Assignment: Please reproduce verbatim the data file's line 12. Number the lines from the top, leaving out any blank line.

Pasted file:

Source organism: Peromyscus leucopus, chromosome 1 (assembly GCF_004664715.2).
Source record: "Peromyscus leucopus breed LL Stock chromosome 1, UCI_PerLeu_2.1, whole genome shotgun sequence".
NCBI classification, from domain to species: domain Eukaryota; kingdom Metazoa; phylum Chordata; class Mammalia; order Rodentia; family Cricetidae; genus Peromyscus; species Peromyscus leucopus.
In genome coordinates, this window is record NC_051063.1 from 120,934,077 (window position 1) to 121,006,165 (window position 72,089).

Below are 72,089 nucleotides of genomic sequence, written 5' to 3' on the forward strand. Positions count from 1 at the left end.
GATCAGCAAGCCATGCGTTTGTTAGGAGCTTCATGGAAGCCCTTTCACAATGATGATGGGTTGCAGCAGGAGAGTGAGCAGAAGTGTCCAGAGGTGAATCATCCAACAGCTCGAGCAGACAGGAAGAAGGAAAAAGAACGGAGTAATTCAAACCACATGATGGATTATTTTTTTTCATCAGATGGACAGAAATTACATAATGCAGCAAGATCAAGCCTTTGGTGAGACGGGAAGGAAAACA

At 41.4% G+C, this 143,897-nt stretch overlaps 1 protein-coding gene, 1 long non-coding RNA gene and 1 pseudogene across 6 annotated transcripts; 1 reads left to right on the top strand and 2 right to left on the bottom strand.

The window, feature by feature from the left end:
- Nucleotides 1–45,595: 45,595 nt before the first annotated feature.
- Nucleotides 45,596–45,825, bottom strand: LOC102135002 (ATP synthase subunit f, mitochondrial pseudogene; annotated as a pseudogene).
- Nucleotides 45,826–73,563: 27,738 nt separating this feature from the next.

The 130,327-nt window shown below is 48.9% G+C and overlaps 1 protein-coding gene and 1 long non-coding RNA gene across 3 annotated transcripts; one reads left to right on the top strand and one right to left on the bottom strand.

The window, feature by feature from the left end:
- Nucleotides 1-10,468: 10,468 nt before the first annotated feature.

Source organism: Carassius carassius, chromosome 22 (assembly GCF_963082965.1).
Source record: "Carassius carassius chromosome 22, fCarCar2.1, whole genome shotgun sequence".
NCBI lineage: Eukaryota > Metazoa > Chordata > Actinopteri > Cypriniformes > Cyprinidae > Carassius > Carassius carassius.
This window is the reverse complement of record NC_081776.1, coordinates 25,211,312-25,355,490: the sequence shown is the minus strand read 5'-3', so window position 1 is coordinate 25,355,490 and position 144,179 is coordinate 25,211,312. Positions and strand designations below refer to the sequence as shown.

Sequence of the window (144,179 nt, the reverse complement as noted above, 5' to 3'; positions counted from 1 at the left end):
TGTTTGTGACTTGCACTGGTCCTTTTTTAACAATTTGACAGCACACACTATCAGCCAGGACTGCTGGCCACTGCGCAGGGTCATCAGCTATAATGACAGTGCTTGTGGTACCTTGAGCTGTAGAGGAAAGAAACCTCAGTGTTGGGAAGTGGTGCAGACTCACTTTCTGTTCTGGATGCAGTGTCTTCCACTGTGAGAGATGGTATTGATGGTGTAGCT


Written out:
The 130,327-nt window shown below is 48.9% G+C and overlaps 1 protein-coding gene and 1 long non-coding RNA gene across 3 annotated transcripts; one reads left to right on the top strand and one right to left on the bottom strand.